Steph Curry Does It For The Culture

OAKLAND, CA - JUNE 12: Stephen Curry
OAKLAND, CA - JUNE 12: Stephen Curry /

Steph Curry has been devalued because his true impact is measured culturally, not statistically.

Steph Curry is one of the most accomplished players of his generation. He’s won two MVP awards and two championships, spurred on the greatest regular season record in NBA history, shattered the single season Three Pointer record, transformed Under Armour into a major player on the sneaker market – the list goes on and on. Yet why is he so disparaged in today’s NBA landscape?

Despite having his best ever postseason, this summer has consisted of non-stop Steph Curry controversies. First, ESPN writer Dave McMenamin tweeted a list of “franchise changing solo talents” and left Curry off.  Earlier this month, another ESPN writer J.A. Adande reported that Curry’s chances of winning another MVP are slim to none, even though teammate Kevin Durant has entered the season as the odds-on favorite. Finally, former Cleveland Cavaliers bully bench player Dahntay Jones claimed that Steph Curry wasn’t even in the NBA’s top 10.

These types of slights aren’t new to Steph Curry. They’ve plagued him his whole career. Time and again Warriors fans have come to his aid, including our own Blue Man Hoop writers. Yet his detractors miss the point of what makes Curry so great. All of his statistical accomplishments pale in comparison to the greatest value he offers: the culture he sets for the Warriors.

The Warriors Rely On Curry’s Intangible Qualities

The Warriors greatest strength isn’t having the most talent in the NBA – it’s practicing a culture that allows this talent to thrive together. No one is more influential in that regards than Steph Curry. The twin visions of playing with joy and playing with sacrifice shine through the MVP point guard.

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Steve Kerr’s motion offense does not work if Curry doesn’t do the grunt work of running through fields of opposing players and screens. Andre Iguodala and David Lee don’t accept roles as bench players if Curry complains about his status and salary. Steph Curry does what all those other MVP and franchise pillars don’t: make their teammates better. Curry’s enthusiasm and generosity on the court extends to the rest of the team.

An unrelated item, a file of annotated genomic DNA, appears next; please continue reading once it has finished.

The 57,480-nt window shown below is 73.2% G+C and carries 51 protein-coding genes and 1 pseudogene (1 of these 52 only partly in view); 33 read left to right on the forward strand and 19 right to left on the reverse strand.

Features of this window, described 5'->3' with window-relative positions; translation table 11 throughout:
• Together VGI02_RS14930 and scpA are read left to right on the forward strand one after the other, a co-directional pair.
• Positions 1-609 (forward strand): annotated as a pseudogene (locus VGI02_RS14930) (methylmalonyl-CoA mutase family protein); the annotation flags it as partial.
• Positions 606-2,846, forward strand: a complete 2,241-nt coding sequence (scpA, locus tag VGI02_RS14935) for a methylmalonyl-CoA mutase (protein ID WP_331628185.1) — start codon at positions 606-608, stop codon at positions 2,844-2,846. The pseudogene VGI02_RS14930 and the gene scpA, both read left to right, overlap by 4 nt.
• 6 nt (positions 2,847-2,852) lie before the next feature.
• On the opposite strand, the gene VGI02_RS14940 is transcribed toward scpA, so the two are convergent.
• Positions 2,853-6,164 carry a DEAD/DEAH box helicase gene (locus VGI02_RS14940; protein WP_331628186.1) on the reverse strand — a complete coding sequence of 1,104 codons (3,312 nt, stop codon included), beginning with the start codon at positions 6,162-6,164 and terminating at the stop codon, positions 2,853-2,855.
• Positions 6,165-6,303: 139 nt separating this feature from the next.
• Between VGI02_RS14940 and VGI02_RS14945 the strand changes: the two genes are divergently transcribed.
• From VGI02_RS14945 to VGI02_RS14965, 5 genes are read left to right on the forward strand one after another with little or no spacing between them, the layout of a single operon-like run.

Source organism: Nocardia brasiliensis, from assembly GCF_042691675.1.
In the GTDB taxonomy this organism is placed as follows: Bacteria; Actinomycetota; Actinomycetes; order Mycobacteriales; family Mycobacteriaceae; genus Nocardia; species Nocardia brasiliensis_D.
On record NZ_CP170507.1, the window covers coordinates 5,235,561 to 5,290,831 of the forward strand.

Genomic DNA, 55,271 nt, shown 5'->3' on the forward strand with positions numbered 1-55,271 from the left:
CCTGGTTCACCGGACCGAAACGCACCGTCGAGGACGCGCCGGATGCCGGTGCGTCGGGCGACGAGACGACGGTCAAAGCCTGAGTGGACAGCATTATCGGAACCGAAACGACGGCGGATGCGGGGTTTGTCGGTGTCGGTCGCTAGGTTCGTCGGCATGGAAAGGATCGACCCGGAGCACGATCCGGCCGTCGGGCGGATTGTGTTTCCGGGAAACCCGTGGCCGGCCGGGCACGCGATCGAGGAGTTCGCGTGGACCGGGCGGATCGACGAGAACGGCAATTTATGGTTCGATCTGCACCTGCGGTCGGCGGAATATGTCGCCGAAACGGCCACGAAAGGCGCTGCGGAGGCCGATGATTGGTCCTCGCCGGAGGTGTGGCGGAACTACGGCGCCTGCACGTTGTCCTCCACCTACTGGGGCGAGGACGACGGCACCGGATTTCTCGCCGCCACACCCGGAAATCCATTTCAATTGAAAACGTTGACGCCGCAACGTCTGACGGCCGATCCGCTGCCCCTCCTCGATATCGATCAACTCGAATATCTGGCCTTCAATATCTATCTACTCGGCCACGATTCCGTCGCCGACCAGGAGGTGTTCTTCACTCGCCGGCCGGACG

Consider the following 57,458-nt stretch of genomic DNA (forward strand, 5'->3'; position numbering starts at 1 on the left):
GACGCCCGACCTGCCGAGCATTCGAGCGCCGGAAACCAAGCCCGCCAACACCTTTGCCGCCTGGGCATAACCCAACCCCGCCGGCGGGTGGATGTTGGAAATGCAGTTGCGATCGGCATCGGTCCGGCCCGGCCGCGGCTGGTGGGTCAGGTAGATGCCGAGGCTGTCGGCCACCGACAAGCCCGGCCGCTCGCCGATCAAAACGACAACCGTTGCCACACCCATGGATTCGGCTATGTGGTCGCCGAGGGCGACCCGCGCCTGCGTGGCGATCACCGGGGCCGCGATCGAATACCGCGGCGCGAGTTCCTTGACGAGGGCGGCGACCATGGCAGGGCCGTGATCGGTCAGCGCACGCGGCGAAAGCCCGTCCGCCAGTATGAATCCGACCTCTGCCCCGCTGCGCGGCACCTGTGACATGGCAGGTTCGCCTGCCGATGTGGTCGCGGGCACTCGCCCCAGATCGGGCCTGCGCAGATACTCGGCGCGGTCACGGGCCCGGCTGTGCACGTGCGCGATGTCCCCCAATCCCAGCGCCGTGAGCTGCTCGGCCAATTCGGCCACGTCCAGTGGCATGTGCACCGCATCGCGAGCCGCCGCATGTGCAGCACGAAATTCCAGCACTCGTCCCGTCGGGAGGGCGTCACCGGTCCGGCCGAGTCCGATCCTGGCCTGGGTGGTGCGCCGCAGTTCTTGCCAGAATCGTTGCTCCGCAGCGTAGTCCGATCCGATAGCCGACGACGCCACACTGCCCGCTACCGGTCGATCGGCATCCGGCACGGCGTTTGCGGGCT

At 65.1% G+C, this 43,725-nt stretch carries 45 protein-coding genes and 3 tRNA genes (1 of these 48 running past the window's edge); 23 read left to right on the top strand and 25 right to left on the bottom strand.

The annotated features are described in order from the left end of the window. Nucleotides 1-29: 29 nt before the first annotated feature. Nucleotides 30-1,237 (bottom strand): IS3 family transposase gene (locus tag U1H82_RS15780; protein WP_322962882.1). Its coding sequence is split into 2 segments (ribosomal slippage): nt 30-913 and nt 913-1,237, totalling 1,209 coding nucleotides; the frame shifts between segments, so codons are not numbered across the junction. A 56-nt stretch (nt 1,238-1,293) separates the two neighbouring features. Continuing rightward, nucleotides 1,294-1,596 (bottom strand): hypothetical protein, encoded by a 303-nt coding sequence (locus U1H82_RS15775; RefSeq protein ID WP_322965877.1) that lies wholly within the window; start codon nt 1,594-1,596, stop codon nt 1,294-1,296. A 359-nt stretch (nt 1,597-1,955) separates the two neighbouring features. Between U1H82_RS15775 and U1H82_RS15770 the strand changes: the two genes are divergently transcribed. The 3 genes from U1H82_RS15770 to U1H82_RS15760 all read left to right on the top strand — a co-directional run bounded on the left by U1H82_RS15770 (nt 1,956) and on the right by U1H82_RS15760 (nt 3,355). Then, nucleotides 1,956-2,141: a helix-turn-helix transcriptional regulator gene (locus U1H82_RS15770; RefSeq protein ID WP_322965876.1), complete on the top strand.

Nowhere is that more seen than with Kevin Durant. The biggest knock on Curry was his willingness to take a downsized role following the former MVP’s arrival, resulting in a statistical downturn and watching his teammate hoisted the Finals MVP trophy.

Never mind that Curry was the one who created a culture that appealed to Durant in the first place. Never mind the fact that super-teams hardly ever win in their first year together, but Curry’s generosity and leadership made sure the Warriors didn’t miss a beat.

Kevin Durant played the best basketball of his life in those Finals and deserved that Finals MVP, but it’s no coincidence that the Warriors one loss came when Curry had a bad game. Durant and the Warriors themselves succeed in the space that Steph Curry creates. Other than LeBron James, he is the most irreplaceable player in the NBA – and no one is dying to leave Steph either.

How will Steph be looked at in the future?

There is a chance that the Steph Curry slander continues until his final game. His true value and impact won’t be seen until his full career comes into focus. In that, he’s less like any of his All-Star peers and more like legendary Spurs big man Tim Duncan.

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Similarly winning back to back MVP awards, Duncan set a lasting culture with coach Gregg Popovich that has made San Antonio into an NBA powerhouse. Duncan never cared about being the star and allowed teammates to step in and take more glamorous responsibilities, even though he was always the bedrock of their success.

Steph Curry follows a similar blueprint. Even though he’s capable of running up the scoreboard, the true measure of his worth is in how he leads the team. All he has to do now is let the haters hate and watch the championships pile up. Although a Finals MVP award wouldn’t hurt either.